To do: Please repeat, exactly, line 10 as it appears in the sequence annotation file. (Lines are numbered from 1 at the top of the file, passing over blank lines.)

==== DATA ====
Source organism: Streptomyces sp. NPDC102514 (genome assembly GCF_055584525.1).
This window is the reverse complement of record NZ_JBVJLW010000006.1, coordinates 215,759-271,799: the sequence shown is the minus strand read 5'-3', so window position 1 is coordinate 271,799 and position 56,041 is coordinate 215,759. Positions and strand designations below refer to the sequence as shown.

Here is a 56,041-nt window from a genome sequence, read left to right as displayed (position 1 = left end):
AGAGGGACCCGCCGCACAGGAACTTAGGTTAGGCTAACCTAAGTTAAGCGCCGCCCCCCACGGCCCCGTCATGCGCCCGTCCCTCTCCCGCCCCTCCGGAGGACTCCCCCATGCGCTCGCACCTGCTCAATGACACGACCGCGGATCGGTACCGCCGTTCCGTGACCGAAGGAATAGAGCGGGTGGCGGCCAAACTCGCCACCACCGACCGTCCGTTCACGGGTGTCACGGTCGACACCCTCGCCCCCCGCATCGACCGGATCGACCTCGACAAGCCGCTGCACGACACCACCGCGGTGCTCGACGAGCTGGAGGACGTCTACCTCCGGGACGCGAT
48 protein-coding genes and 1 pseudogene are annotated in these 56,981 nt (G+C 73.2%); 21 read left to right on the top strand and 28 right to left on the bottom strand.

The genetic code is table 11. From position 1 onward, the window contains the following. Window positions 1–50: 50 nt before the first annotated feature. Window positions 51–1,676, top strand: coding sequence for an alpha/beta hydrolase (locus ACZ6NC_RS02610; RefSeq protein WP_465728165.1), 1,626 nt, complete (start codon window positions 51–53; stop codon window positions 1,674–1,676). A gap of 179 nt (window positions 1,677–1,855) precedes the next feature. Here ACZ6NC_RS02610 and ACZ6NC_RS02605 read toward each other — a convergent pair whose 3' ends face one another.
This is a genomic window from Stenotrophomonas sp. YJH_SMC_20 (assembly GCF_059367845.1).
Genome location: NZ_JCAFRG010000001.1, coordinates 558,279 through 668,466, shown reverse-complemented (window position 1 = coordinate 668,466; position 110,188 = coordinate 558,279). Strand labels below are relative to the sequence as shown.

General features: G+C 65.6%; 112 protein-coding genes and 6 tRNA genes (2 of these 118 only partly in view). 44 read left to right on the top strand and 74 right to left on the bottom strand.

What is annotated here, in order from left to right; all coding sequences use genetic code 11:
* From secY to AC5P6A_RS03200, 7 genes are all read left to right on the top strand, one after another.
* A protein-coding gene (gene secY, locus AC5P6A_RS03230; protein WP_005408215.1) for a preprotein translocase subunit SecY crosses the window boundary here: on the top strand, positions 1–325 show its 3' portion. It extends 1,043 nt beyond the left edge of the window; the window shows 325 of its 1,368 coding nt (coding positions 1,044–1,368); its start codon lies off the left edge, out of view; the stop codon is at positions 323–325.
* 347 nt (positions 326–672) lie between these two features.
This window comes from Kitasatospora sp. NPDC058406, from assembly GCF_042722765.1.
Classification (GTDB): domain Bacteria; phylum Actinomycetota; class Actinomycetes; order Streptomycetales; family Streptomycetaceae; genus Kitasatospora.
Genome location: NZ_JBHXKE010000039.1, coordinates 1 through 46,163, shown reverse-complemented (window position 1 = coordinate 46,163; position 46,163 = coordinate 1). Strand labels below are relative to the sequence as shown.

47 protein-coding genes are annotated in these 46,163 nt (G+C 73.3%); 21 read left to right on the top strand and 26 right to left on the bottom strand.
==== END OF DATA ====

What is annotated here, in order from left to right; all coding sequences use genetic code 11: